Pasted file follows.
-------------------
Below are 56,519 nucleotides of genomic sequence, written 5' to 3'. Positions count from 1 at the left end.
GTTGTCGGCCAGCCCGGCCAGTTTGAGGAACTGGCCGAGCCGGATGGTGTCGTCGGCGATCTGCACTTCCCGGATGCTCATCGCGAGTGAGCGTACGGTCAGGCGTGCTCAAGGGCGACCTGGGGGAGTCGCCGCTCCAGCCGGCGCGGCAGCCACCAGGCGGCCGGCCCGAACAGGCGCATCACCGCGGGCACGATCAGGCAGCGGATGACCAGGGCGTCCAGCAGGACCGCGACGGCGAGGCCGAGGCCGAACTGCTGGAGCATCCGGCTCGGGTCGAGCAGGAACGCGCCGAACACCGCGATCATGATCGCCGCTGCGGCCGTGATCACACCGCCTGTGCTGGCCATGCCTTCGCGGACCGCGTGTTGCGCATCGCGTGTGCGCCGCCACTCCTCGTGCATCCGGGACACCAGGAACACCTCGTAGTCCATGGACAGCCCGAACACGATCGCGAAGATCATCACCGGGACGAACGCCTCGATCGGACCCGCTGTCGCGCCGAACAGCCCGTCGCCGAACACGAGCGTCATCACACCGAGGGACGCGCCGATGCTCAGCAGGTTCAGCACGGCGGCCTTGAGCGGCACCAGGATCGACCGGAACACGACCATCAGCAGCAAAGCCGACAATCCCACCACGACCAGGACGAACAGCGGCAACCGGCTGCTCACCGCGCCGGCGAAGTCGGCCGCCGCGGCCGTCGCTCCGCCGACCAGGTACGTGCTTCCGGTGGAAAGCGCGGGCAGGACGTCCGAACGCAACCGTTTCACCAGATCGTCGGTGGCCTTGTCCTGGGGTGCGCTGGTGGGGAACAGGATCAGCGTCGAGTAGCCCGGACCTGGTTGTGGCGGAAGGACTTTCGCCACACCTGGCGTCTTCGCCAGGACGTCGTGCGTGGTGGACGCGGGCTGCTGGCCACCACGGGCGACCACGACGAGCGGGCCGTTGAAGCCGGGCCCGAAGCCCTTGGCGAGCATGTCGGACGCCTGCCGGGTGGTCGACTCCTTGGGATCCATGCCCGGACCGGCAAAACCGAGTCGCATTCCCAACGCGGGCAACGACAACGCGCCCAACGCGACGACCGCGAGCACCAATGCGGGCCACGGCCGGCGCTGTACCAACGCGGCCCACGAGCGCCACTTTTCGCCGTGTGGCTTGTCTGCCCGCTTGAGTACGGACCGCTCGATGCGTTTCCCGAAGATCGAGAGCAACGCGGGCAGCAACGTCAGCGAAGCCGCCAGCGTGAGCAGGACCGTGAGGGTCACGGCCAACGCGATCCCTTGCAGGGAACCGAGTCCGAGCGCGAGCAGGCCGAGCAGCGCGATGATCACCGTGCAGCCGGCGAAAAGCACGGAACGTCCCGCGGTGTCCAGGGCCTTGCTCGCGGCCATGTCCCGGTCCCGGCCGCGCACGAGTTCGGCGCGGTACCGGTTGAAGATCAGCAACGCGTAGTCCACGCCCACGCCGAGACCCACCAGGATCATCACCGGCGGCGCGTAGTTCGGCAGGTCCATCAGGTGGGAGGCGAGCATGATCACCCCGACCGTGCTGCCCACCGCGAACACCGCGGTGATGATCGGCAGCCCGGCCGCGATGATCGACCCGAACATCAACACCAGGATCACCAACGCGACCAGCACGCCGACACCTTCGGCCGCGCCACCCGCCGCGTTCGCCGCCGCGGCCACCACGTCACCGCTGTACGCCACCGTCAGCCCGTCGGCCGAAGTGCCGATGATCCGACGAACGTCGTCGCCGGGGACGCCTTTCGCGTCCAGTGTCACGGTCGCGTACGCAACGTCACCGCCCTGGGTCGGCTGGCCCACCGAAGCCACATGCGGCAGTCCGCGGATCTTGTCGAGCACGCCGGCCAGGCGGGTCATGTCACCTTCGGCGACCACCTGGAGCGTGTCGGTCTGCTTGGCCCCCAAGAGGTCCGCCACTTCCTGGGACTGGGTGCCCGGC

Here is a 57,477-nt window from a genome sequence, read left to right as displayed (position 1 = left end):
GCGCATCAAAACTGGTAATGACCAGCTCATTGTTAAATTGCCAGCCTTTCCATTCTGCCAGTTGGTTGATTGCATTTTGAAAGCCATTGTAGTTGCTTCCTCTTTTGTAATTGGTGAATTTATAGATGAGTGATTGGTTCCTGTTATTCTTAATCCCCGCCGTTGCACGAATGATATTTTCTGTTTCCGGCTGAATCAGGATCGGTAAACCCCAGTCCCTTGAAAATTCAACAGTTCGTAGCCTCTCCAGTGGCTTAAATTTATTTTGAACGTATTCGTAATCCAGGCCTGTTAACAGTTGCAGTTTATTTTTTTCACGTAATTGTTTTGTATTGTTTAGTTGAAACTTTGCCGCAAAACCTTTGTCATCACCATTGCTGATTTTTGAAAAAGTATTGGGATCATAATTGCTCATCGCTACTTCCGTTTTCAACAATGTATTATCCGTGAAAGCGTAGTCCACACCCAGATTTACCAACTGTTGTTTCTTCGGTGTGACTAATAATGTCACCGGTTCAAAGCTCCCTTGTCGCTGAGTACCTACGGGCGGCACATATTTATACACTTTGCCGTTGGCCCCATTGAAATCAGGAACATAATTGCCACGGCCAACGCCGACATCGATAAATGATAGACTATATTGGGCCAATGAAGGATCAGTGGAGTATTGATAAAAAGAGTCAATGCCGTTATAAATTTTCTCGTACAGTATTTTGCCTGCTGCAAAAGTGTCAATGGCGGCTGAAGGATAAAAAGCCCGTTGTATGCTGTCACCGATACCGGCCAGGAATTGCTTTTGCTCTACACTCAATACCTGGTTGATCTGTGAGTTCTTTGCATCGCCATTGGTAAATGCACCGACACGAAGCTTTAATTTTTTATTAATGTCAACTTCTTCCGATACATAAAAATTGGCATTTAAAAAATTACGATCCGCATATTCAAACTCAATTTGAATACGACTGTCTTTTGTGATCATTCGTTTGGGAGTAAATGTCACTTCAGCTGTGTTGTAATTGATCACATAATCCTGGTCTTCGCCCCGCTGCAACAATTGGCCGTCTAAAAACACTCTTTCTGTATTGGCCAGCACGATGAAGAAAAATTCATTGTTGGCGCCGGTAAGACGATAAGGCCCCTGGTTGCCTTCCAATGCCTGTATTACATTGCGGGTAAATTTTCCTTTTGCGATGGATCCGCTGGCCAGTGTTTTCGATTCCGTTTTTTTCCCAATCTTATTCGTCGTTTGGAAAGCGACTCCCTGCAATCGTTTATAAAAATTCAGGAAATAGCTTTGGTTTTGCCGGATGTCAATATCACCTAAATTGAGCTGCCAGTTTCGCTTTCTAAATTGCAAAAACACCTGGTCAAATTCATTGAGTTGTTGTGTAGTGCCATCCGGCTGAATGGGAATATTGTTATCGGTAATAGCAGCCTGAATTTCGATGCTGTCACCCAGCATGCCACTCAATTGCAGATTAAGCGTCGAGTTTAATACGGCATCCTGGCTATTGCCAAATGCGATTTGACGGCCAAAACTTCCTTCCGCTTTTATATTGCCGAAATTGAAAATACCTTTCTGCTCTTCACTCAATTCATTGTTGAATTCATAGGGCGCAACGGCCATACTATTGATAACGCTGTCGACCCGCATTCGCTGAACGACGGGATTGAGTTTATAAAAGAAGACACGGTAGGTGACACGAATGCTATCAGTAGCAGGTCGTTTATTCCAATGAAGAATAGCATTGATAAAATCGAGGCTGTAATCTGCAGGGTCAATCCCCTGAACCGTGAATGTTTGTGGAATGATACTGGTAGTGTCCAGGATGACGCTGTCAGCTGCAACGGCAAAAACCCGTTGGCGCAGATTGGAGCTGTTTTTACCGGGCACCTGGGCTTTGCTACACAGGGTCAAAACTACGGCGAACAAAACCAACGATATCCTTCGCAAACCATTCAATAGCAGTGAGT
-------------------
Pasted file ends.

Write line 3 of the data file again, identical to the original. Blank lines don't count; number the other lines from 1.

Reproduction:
Here is a 57,477-nt window from a genome sequence, read left to right as displayed (position 1 = left end):